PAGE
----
Alwaght- The US has spent at least $49 million since 2009 to support right-wing opposition forces in Venezuela who are now in their seventh week of violent protests to oust democratically-elected President Nicolas Maduro.
According to the 2010 budget justification, which designated $6 million that year to Venezuela's “Economic Support Fund" the budget “will support efforts to preserve and expand democratic space through programs that strengthen and promote civil society, citizen participation, independent media, human rights organizations, and democratic political parties.”
In a more detailed breakdown of the 2011 $5 million budgeted for Venezuelan economic support, the budget indicates that $1 million was designated specifically for the support of “political competition and consensus building.”
Throughout its budget justifications for Venezuela, the department of state repeatedly emphasizes its concern over the “increasingly authoritarian tendencies” of the governments of the late President Hugo Chavez, and current President Nicolas Maduro, in spite of regularly scheduled elections that are internationally recognized.
Since the beginning of Venezuela's Bolivarian Revolution, with the democratic election of former president Hugo Chavez in 1998, the oil-rich nation has been repeatedly attacked as "undemocratic." President Maduro has reiterated that elections will be held on schedule in 2018, but the opposition has demanded his immediate removal, seeking foreign intervention in its destabilization campaign.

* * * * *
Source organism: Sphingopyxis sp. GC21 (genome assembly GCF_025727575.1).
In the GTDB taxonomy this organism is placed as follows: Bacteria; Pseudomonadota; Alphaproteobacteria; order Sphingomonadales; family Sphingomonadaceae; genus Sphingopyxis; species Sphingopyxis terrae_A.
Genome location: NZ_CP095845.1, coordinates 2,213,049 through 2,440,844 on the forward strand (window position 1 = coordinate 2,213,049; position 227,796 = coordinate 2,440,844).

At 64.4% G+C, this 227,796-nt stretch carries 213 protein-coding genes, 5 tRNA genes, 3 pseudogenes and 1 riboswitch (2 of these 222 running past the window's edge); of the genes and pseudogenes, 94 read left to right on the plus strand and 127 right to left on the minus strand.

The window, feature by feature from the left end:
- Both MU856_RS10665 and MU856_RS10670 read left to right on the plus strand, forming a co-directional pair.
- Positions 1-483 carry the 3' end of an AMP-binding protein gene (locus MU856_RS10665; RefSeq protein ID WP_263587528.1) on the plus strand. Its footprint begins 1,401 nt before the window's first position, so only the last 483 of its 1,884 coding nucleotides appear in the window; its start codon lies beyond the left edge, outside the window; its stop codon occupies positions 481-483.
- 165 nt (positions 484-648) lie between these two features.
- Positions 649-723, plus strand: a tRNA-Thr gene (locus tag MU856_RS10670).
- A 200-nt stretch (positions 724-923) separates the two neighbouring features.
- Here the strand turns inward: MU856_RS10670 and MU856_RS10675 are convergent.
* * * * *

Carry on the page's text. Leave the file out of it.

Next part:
The revolutionary government has significantly eroded the political and economic hegemony the US had over Venezuelan oil, which holds one of the largest petroleum reserves in the world. Prior to the election of Chavez, in spite of its vast resource wealth, Venezuela was plagued by sharp class inequalities.
ExxonMobil Factor in Venezuela unrest
The US administration of Donald Trump has publicized its policy of pursuing regime change in Venezuela.
Speaking in January before his confirmation, US Secretary of State Rex Tillerson declared that he would “urge close cooperation with our friends in the hemisphere, particularly Venezuela’s neighbors Brazil and Colombia to seek a negotiated transition to democratic rule in Venezuela.” The so-called ‘transition to democracy’ is the disguise being used to carry a civilian coup in Venezuela through street protests. Tillerson, a former executive in ExxonMobil claimed that the economic crisis in the oil-rich South American country was “largely a product of its incompetent and dysfunctional government, first under Hugo Chavez, and now under his designated successor, Nicolas Maduro.”
In 2007, late President Chavez ordered the nationalization of 22 major multinational corporations operating in the country including ExxonMobil, then headed by Tillerson who now appears to be on a revenge mission against the revolutionary Venezuelan government.
According to a 2007 US strategic document leaked by former CIA-whistleblower Edward Snowden in 2013, Venezuela was seen as the main adversary of the United States in the Western Hemisphere. The country was listed as one of the top six enduring targets for the top US spy agency, NSA, along with China, North Korea, Iraq, Iran and Russia.